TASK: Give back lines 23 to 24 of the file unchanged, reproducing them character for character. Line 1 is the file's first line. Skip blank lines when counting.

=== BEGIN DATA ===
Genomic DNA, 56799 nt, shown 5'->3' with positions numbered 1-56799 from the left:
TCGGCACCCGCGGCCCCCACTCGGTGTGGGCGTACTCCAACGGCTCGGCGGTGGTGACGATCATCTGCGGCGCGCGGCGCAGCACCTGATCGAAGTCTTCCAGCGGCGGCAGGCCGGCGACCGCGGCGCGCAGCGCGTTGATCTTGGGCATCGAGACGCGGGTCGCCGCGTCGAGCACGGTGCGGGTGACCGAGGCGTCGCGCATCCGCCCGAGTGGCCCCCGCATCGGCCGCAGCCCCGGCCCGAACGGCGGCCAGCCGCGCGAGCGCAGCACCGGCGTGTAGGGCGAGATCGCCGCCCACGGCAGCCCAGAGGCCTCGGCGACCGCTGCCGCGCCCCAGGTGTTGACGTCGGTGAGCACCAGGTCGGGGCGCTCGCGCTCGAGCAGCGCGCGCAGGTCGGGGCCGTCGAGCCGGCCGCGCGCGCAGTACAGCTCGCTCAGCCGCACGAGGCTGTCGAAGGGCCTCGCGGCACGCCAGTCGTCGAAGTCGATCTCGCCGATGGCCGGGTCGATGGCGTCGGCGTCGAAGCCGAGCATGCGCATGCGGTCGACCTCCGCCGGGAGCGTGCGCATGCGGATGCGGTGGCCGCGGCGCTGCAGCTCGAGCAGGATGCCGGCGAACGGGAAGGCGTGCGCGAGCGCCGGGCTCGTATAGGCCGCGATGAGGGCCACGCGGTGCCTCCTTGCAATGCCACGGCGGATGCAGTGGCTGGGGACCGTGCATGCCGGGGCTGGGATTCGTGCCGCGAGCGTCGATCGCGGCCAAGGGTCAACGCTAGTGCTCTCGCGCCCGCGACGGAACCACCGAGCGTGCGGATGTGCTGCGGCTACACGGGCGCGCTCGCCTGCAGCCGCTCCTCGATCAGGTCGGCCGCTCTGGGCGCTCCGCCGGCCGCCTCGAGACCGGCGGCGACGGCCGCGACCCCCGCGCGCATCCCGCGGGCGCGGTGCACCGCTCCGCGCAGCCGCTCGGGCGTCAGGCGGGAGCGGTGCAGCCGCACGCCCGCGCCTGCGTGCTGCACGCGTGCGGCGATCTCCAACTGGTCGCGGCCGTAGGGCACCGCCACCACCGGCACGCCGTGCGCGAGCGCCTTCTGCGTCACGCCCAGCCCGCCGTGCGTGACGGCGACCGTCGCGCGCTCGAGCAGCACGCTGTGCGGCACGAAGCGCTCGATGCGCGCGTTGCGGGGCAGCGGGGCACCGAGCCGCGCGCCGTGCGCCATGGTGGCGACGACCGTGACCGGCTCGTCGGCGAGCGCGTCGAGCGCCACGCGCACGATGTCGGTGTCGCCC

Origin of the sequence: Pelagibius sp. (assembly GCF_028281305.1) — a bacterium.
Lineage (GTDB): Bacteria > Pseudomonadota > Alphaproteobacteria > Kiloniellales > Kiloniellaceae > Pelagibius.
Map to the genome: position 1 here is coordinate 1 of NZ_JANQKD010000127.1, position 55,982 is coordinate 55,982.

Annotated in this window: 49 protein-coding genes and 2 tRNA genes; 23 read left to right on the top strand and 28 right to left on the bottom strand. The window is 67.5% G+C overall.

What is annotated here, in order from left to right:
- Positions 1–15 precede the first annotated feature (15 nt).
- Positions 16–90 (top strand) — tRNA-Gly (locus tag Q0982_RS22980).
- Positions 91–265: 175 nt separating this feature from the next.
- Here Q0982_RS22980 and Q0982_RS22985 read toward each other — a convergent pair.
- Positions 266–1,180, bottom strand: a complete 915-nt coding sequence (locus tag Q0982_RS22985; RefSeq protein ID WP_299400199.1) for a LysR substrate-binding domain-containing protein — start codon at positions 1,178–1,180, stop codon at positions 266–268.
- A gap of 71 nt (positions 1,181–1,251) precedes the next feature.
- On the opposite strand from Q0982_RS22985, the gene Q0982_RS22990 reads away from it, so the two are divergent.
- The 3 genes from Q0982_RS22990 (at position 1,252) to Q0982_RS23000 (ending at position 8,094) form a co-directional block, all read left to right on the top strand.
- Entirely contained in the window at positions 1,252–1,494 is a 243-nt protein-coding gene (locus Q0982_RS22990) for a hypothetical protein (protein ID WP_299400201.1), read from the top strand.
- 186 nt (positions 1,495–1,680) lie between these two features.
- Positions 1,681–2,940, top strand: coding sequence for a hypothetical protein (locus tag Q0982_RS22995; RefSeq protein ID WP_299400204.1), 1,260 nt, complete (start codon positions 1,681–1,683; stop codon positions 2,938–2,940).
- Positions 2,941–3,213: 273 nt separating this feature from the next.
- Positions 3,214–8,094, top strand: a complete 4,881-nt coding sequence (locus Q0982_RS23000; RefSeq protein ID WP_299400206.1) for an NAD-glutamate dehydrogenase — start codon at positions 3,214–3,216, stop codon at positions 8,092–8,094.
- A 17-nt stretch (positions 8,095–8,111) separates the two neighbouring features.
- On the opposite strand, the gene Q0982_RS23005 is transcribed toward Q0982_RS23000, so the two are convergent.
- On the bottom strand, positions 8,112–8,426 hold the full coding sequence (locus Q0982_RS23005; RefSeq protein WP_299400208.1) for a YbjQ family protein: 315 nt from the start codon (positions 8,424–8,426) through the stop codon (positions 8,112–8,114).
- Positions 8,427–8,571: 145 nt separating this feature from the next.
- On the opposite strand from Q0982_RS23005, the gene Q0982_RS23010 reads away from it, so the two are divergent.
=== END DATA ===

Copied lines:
- On the bottom strand, positions 8,112–8,426 hold the full coding sequence (locus Q0982_RS23005; RefSeq protein WP_299400208.1) for a YbjQ family protein: 315 nt from the start codon (positions 8,424–8,426) through the stop codon (positions 8,112–8,114).
- Positions 8,427–8,571: 145 nt separating this feature from the next.